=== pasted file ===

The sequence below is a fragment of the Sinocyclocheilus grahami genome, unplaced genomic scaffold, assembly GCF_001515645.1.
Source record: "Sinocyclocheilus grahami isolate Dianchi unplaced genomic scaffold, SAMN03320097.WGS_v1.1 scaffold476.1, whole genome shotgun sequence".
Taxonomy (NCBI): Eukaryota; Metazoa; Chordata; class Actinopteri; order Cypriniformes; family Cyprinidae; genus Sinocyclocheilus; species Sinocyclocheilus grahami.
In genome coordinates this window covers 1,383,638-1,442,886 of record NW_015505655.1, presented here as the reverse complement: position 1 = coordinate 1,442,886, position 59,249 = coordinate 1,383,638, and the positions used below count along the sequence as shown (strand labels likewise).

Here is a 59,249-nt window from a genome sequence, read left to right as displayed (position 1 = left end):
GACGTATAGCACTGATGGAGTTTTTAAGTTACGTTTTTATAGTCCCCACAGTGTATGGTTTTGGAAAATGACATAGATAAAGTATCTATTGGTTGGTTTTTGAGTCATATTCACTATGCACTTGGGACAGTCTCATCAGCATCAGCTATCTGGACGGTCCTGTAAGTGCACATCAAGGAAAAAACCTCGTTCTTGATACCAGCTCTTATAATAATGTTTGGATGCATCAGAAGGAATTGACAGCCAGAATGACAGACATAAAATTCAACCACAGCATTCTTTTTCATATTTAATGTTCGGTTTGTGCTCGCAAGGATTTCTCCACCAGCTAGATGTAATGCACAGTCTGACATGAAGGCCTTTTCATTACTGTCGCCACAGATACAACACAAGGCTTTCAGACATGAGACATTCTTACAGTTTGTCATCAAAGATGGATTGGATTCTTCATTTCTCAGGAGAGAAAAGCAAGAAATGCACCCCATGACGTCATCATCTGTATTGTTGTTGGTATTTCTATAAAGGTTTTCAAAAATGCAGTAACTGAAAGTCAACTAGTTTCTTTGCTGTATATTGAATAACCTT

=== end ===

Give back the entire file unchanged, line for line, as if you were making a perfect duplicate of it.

The sequence below is a fragment of the Sinocyclocheilus grahami genome, unplaced genomic scaffold, assembly GCF_001515645.1.
Source record: "Sinocyclocheilus grahami isolate Dianchi unplaced genomic scaffold, SAMN03320097.WGS_v1.1 scaffold476.1, whole genome shotgun sequence".
Taxonomy (NCBI): Eukaryota; Metazoa; Chordata; class Actinopteri; order Cypriniformes; family Cyprinidae; genus Sinocyclocheilus; species Sinocyclocheilus grahami.
In genome coordinates this window covers 1,383,638-1,442,886 of record NW_015505655.1, presented here as the reverse complement: position 1 = coordinate 1,442,886, position 59,249 = coordinate 1,383,638, and the positions used below count along the sequence as shown (strand labels likewise).

Here is a 59,249-nt window from a genome sequence, read left to right as displayed (position 1 = left end):
GACGTATAGCACTGATGGAGTTTTTAAGTTACGTTTTTATAGTCCCCACAGTGTATGGTTTTGGAAAATGACATAGATAAAGTATCTATTGGTTGGTTTTTGAGTCATATTCACTATGCACTTGGGACAGTCTCATCAGCATCAGCTATCTGGACGGTCCTGTAAGTGCACATCAAGGAAAAAACCTCGTTCTTGATACCAGCTCTTATAATAATGTTTGGATGCATCAGAAGGAATTGACAGCCAGAATGACAGACATAAAATTCAACCACAGCATTCTTTTTCATATTTAATGTTCGGTTTGTGCTCGCAAGGATTTCTCCACCAGCTAGATGTAATGCACAGTCTGACATGAAGGCCTTTTCATTACTGTCGCCACAGATACAACACAAGGCTTTCAGACATGAGACATTCTTACAGTTTGTCATCAAAGATGGATTGGATTCTTCATTTCTCAGGAGAGAAAAGCAAGAAATGCACCCCATGACGTCATCATCTGTATTGTTGTTGGTATTTCTATAAAGGTTTTCAAAAATGCAGTAACTGAAAGTCAACTAGTTTCTTTGCTGTATATTGAATAACCTT